Mother and daughter
[Photo by Melenbacker Photography]

Now that I am a mom myself, my own mother has become that much more dear to me. When I envision the type of mother I want to be, my mom's example comes to mind again and again. Above all else, I want to emulate her selflessness. I cannot stress enough how much my mom uses her life to serve others (Matthew 23:11). As I've grown older and met more and more people, I've come to realize how unusual this is. More times than I can count, I have been the recipient of her thoughtfulness, creativity, and generosity, and I have often witnessed her giving in the same way to others.

My mom practices hospitality (Romans 12:13), often inviting those who are unmarried or have no nearby family to her home. I have known other women who practice hospitality, but what sets my mom apart is her faithfulness in doing so. It is easy to invite someone over, then think to yourself, "OK, I've done my duty," and proceed to neglect the friendship you've just initiated, or wait for them to make the next move (been there, done that). Mom frequently invites the same unmarried or widowed friends over for Sunday meals and has done so for the past five or six years. Her recurring invitations show her genuine love for her guests. And beyond meals, she has also offered her spare beds to countless overnight visitors, whose stays have ranged from one night to a year or more.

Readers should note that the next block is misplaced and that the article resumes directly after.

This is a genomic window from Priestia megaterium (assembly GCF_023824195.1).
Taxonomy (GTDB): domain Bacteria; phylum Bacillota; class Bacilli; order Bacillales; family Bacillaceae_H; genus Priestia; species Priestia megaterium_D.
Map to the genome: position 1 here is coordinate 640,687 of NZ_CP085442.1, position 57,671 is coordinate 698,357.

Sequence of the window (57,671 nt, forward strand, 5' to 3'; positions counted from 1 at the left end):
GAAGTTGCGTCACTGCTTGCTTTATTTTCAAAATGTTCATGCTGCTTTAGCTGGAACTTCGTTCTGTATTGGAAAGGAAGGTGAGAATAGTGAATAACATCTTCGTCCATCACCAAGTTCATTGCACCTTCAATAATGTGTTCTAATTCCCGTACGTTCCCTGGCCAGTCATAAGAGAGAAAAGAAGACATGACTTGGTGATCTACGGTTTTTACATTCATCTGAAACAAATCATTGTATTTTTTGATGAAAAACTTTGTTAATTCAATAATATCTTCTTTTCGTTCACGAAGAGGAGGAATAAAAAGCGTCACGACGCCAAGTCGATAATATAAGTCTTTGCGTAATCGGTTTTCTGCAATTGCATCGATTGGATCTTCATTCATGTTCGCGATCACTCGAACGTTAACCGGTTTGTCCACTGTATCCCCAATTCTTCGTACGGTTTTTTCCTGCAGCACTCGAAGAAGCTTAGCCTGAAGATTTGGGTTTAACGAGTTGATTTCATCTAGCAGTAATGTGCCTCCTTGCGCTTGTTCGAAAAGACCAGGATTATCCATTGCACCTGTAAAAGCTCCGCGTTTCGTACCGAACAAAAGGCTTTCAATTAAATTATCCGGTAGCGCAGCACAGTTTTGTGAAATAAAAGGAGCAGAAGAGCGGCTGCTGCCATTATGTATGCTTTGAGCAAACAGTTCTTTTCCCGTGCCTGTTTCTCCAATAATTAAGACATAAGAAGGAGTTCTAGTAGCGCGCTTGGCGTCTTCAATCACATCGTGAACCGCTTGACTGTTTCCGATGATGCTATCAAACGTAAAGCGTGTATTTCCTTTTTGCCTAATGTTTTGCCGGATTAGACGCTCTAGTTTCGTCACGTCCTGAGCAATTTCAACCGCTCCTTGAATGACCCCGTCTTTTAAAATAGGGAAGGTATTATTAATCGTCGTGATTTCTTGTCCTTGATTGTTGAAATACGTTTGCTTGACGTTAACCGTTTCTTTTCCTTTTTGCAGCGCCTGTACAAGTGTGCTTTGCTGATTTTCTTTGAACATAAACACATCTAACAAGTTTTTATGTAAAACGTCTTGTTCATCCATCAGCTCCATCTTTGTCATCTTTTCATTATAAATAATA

My mom is creative. When my brother and I were young, we lived in a neighborhood with lots of kids, but not as much parental involvement from other families. Mom was often the one guiding our collective energy into wholesome and entertaining activities. One time, we hosted a miniature bake sale, baking lots of diminutive treats to sell at bargain prices to our friends. Another time, all the kids got involved in putting on an elaborate circus in our backyard. My brother and I always had wonderfully fun and creative "theme" birthday parties (we got to choose each year's theme, and my mom would do the planning and hard work!). You can imagine how this creativity extended into our homeschool time, too.